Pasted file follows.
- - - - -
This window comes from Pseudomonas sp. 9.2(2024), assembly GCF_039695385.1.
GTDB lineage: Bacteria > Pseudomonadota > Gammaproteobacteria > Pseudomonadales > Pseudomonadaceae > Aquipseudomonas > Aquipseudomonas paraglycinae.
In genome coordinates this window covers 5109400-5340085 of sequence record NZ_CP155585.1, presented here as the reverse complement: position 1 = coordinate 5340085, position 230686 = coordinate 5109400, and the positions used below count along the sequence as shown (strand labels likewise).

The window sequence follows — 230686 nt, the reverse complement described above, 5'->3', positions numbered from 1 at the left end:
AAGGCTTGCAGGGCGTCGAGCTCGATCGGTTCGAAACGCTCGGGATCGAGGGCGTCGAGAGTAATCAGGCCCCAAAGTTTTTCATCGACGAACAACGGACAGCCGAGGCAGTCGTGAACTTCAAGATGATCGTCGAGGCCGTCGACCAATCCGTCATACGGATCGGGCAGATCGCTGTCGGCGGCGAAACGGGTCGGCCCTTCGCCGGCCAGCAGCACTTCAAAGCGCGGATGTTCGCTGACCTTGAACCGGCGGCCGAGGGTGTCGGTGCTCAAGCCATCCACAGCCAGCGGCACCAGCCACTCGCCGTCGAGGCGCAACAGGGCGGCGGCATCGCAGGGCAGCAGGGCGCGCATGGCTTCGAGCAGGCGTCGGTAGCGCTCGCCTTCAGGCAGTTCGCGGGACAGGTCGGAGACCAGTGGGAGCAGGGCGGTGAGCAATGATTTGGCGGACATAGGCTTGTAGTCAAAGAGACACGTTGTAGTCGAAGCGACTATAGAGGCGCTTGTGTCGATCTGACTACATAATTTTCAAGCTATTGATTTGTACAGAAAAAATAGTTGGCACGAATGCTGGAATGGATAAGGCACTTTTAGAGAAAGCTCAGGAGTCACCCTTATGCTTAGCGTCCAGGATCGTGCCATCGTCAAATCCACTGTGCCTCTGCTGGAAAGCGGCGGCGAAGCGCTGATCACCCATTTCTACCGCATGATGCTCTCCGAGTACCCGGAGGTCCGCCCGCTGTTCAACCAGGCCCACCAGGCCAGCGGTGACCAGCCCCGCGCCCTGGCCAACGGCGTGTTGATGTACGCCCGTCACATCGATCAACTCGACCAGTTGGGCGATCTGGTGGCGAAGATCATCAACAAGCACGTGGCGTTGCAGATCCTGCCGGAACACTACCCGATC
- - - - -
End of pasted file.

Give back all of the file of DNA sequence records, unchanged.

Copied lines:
This window comes from Pseudomonas sp. 9.2(2024), assembly GCF_039695385.1.
GTDB lineage: Bacteria > Pseudomonadota > Gammaproteobacteria > Pseudomonadales > Pseudomonadaceae > Aquipseudomonas > Aquipseudomonas paraglycinae.
In genome coordinates this window covers 5109400-5340085 of sequence record NZ_CP155585.1, presented here as the reverse complement: position 1 = coordinate 5340085, position 230686 = coordinate 5109400, and the positions used below count along the sequence as shown (strand labels likewise).

The window sequence follows — 230686 nt, the reverse complement described above, 5'->3', positions numbered from 1 at the left end:
AAGGCTTGCAGGGCGTCGAGCTCGATCGGTTCGAAACGCTCGGGATCGAGGGCGTCGAGAGTAATCAGGCCCCAAAGTTTTTCATCGACGAACAACGGACAGCCGAGGCAGTCGTGAACTTCAAGATGATCGTCGAGGCCGTCGACCAATCCGTCATACGGATCGGGCAGATCGCTGTCGGCGGCGAAACGGGTCGGCCCTTCGCCGGCCAGCAGCACTTCAAAGCGCGGATGTTCGCTGACCTTGAACCGGCGGCCGAGGGTGTCGGTGCTCAAGCCATCCACAGCCAGCGGCACCAGCCACTCGCCGTCGAGGCGCAACAGGGCGGCGGCATCGCAGGGCAGCAGGGCGCGCATGGCTTCGAGCAGGCGTCGGTAGCGCTCGCCTTCAGGCAGTTCGCGGGACAGGTCGGAGACCAGTGGGAGCAGGGCGGTGAGCAATGATTTGGCGGACATAGGCTTGTAGTCAAAGAGACACGTTGTAGTCGAAGCGACTATAGAGGCGCTTGTGTCGATCTGACTACATAATTTTCAAGCTATTGATTTGTACAGAAAAAATAGTTGGCACGAATGCTGGAATGGATAAGGCACTTTTAGAGAAAGCTCAGGAGTCACCCTTATGCTTAGCGTCCAGGATCGTGCCATCGTCAAATCCACTGTGCCTCTGCTGGAAAGCGGCGGCGAAGCGCTGATCACCCATTTCTACCGCATGATGCTCTCCGAGTACCCGGAGGTCCGCCCGCTGTTCAACCAGGCCCACCAGGCCAGCGGTGACCAGCCCCGCGCCCTGGCCAACGGCGTGTTGATGTACGCCCGTCACATCGATCAACTCGACCAGTTGGGCGATCTGGTGGCGAAGATCATCAACAAGCACGTGGCGTTGCAGATCCTGCCGGAACACTACCCGATC